If you work with tables in a Word document, you may need to add a special kind of footnotes, which are placed not at the end of the page or after the text but immediately after the table:
For some reason, you may need to create more than one Table of Contents in a Word document. Multiple Tables of Contents can help navigate the large document, where one Table of Contents can be split into chapters, sections, etc.
Table of Contents entries use nine levels of the pre-defined TOC styles (TOC 1, TOC 2, etc.) for formatting. All TOC styles extend the Body style of the document theme, but each TOC style has a specific indent and spacing settings. By default, Word uses the styles defined in the template attached to the document (by default, the template is normal.dotx):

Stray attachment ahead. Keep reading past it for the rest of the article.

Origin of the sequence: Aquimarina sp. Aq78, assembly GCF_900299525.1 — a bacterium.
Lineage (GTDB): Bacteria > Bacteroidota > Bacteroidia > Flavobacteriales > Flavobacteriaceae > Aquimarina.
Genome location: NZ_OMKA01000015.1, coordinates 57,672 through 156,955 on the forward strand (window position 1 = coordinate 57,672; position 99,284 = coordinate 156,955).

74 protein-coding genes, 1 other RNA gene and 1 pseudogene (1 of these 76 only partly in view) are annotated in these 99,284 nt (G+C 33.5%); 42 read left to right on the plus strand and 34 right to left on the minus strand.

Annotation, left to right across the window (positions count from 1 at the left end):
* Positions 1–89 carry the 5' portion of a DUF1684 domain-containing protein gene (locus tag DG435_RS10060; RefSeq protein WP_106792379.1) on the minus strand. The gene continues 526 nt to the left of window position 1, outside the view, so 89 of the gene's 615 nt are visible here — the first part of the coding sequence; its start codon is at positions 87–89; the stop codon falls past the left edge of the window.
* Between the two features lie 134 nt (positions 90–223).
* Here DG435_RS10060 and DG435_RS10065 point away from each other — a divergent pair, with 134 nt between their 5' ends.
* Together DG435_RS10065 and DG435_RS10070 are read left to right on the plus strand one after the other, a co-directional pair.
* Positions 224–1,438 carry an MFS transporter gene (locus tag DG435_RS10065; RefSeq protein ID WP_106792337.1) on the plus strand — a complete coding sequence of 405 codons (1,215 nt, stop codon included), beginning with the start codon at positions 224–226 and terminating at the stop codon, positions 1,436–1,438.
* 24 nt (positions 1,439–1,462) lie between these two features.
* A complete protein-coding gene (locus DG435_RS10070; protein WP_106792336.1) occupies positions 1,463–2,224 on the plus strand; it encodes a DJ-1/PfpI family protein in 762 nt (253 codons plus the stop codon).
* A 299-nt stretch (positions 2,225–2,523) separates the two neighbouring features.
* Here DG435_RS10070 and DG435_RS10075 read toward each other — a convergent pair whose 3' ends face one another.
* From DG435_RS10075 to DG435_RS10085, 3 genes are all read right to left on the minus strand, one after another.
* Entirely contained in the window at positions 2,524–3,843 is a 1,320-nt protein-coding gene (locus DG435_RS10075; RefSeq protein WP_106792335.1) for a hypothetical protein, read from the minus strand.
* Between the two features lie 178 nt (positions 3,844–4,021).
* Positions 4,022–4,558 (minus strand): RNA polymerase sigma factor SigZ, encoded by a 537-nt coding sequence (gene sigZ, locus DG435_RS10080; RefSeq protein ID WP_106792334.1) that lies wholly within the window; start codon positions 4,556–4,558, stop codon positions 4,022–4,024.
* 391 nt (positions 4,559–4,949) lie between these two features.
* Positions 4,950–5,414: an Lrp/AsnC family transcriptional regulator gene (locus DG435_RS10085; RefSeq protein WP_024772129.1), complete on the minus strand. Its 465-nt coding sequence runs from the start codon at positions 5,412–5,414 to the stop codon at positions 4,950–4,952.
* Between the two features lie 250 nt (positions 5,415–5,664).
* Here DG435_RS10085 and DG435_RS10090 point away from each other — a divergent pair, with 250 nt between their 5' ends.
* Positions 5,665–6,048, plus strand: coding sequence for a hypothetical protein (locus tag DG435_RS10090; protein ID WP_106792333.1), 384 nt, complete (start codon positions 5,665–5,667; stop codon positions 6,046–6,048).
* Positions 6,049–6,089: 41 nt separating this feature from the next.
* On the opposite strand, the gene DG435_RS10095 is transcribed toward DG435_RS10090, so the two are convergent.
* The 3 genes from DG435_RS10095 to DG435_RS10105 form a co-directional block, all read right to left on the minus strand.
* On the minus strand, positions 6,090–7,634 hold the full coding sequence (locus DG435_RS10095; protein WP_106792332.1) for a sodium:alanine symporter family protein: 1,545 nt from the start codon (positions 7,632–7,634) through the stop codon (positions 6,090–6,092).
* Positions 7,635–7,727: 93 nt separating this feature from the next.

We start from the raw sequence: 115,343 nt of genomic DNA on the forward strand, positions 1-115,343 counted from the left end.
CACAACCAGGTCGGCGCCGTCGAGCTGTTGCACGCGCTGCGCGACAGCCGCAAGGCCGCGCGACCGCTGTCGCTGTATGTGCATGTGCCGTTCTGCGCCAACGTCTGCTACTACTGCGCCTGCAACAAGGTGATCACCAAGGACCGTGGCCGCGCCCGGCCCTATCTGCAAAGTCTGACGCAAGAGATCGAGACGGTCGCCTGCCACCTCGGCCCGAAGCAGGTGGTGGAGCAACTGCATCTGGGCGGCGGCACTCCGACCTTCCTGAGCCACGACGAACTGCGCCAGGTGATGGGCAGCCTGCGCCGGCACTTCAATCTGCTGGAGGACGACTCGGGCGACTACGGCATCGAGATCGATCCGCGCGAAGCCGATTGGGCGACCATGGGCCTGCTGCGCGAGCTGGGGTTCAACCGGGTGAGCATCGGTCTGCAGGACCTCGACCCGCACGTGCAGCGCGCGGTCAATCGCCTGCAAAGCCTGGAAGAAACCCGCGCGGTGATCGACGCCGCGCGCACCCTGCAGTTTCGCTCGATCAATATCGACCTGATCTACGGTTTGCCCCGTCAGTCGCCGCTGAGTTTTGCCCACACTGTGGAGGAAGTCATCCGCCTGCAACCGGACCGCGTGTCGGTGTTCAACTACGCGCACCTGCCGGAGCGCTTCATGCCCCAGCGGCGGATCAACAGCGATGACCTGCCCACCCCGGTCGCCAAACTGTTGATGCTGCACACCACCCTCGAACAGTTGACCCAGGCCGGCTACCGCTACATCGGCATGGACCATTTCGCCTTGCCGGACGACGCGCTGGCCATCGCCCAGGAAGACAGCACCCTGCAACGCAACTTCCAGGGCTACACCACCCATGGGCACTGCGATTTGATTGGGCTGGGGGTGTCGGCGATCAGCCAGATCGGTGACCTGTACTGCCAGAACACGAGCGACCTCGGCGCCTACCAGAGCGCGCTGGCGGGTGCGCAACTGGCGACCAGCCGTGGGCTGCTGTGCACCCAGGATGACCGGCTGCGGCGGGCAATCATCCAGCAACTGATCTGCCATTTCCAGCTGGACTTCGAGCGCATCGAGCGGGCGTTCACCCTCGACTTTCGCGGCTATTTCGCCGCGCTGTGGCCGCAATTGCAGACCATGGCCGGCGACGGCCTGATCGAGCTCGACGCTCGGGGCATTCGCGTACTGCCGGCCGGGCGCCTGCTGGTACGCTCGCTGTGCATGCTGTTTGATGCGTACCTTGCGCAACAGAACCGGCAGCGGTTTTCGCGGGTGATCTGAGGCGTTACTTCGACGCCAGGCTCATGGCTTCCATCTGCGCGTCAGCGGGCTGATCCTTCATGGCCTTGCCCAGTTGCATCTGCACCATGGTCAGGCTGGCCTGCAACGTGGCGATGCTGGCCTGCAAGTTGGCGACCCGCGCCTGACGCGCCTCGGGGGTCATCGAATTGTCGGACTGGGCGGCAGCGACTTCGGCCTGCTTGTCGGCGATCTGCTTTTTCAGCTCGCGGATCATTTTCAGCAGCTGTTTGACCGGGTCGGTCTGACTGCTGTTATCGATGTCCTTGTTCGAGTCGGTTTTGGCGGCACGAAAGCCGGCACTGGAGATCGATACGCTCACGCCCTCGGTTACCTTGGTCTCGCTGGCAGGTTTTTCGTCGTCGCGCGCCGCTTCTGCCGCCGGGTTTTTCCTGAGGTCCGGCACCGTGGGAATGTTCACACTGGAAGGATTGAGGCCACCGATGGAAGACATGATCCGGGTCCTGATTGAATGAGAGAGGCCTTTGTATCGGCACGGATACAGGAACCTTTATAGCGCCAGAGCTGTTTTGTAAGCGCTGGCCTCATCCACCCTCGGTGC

Some requirements demand listing figures, tables, and other visual objects at the end of a document. They are named List of Figures and List of Tables. Microsoft Word offers the functionality named Table of Figures that helps generate and update a list of the captions for pictures, charts, graphs, diagrams, slides, photos, or other illustrations of the document, along with the numbers of the pages on which the captions appear.
The publishing requirements often demand different styles for different types of visual objects like figures, tables, etc. Word has a pre-defined style Caption and applies it to all captions in the document. So, you might need to modify or create additional styles for captions.